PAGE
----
What are vegetable cultures?

There is Kimchi – which is a variety of vegetables we put a culture in. There’ssauerkraut – which we use our hands to massage, so we’re putting cultures from our hands into the cabbage then we add salt to it – with a three day ferment.

Sour dough bread – that is, breads that have been fermented for three days. Not a bread risen in 20 minutes then thrown in the oven and ready. There’s alsokefir which is water or milk based that has different types of bacteria in it.

Also we’re so obsessed with anti-bacterial everything that maybe just wash your vegetables, they’ll still have microorganisms on them and as long as you don’t kill them, they’ll help the body.

The problem with listeria and E-coli that we’re all a bit crazy about at the moment as far as our milk and cucumbers and cabbages and lettuces. The problem there is that the microbiology within our body isn’t functioning so therefore it can’t protect us. So make sure you strengthen your body with the broths and fermented foods. For example people can go to a BBQ and eat the same foods – 30% will get sick and 70% won’t. They’ve all eaten the same foods – what’s the difference? It’s the immune system of the person and how the microbiome is working in some people to protect them.

So we’re told wash your vegies – scrub them, give them a good wash. But you’re suggesting our obsession with cleanliness or fear of germs – which has been a powerful message over many decades – in a way this has possibly contributed to the weakening of our immune system and therefore our recovery from antibiotics?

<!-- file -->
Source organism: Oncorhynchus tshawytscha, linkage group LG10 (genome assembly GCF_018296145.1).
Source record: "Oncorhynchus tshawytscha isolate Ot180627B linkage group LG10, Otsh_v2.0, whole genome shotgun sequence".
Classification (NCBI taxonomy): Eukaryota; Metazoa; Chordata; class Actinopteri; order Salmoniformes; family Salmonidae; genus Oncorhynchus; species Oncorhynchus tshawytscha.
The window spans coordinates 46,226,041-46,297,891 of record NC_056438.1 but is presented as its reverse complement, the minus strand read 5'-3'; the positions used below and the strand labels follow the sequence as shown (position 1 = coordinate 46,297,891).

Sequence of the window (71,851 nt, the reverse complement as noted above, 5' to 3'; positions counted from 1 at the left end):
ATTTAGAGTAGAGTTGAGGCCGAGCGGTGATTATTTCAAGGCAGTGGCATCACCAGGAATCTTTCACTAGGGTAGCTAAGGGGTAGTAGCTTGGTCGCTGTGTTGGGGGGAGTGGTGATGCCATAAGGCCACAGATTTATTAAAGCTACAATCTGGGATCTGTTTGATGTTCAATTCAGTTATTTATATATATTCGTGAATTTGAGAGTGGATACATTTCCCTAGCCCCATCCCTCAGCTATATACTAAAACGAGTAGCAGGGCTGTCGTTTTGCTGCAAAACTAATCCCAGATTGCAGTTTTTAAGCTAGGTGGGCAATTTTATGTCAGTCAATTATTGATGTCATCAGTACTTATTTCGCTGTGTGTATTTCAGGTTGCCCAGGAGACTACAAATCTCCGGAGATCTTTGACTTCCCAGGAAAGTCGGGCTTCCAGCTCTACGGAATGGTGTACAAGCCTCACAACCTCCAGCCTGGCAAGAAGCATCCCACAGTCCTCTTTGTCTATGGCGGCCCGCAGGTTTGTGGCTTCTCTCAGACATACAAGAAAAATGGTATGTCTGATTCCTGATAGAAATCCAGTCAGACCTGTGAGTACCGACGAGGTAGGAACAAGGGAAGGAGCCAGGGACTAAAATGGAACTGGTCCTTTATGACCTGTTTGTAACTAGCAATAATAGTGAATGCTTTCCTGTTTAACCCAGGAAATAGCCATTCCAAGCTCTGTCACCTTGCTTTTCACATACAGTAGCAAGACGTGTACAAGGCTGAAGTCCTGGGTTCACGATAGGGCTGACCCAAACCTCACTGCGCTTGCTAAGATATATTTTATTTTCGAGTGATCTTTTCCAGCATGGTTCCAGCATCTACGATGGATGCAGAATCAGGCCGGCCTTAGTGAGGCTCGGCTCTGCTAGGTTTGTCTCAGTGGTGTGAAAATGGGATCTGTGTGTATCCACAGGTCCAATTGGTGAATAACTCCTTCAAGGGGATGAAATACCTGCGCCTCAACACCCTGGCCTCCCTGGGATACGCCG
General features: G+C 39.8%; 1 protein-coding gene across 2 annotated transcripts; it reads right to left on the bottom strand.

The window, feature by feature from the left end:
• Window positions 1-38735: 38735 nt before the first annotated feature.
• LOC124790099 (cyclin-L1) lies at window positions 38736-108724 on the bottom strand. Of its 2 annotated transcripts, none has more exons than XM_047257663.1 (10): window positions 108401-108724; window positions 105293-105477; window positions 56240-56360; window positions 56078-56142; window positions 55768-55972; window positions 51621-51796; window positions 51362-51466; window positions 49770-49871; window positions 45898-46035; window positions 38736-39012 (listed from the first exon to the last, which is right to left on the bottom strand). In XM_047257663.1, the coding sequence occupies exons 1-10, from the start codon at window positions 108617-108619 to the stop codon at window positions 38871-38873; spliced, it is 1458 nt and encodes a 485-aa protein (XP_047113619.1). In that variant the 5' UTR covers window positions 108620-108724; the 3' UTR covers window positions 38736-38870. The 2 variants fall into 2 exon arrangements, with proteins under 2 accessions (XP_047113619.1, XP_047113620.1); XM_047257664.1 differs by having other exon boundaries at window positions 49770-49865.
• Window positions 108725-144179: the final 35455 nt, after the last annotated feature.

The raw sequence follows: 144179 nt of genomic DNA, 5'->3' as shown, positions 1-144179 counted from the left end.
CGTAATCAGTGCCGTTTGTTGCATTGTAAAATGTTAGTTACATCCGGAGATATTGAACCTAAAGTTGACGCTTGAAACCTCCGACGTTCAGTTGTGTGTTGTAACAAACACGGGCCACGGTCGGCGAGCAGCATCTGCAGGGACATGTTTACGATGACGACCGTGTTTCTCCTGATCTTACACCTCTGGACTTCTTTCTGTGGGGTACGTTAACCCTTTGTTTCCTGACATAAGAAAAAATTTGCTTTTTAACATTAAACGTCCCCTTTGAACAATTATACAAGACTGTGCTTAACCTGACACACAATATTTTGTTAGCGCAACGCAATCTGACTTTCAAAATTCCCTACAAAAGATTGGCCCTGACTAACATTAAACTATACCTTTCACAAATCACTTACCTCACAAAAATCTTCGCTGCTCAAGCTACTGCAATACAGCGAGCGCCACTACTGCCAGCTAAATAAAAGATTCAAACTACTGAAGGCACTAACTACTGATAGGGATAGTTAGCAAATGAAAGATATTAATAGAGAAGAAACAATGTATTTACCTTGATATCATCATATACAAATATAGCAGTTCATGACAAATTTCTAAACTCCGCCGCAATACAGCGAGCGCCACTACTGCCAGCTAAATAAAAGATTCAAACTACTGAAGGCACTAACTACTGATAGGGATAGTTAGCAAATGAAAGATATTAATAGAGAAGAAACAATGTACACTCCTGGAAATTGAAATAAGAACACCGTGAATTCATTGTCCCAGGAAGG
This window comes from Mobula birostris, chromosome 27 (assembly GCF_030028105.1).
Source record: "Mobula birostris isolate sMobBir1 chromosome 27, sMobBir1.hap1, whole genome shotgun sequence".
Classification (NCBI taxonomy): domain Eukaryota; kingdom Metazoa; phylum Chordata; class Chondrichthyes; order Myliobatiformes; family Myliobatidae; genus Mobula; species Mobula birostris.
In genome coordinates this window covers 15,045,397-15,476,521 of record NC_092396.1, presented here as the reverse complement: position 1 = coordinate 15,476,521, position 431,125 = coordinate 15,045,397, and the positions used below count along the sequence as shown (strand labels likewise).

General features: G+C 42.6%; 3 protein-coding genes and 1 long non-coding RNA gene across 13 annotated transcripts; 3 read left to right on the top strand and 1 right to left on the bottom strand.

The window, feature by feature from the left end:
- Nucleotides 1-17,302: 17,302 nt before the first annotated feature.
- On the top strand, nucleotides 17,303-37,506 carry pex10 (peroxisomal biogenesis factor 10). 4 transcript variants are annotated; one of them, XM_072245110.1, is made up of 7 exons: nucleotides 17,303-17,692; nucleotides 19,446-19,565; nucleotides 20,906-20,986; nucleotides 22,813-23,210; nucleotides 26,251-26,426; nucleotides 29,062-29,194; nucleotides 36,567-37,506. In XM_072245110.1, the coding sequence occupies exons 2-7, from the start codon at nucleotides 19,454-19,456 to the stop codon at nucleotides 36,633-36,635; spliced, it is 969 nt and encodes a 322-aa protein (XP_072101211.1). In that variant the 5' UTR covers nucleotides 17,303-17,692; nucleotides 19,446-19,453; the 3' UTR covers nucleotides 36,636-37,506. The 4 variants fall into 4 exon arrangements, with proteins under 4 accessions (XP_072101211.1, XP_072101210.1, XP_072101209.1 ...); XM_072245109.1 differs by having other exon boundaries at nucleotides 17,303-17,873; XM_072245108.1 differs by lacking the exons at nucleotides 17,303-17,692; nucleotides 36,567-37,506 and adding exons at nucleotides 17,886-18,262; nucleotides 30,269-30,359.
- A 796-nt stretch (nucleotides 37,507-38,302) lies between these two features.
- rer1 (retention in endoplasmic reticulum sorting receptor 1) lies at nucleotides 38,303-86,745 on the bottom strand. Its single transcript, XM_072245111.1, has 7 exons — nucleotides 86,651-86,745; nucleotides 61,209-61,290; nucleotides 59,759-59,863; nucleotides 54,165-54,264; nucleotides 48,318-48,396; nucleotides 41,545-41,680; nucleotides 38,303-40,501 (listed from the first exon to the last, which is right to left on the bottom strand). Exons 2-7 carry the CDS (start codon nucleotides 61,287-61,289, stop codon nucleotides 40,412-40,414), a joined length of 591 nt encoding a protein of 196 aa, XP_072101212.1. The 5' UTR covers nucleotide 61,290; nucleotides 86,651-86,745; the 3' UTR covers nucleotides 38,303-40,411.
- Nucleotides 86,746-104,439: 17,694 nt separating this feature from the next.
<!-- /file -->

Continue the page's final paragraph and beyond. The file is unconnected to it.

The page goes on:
Yes, I think so. Antibiotics have been a life saver and when it is a life threatening situation, do not hesitate. But we’re finding that colds and flus are not often bacteria, they’re viruses, and giving broad spectrum antibiotics is not helping in any way. So we’re being told by our national health recommendations that we should not expect antibiotics from our doctor and that we should look at feeding the body the old fashioned way and getting through some of these minor infections rather than just getting broad spectrum antibiotics. And with ear infections, the latest research is showing that leaving it or healing it with food – it clears up about the same time as with antibiotics. But make sure you consult your doctor because he or she will know the new guidelines and will know what’s happening so it’s always good to get an opinion rather than hearsay around the place. Do your research, ask your doctor. Look at the new ways of dealing with things like this – like taking probiotics instead of antibiotics.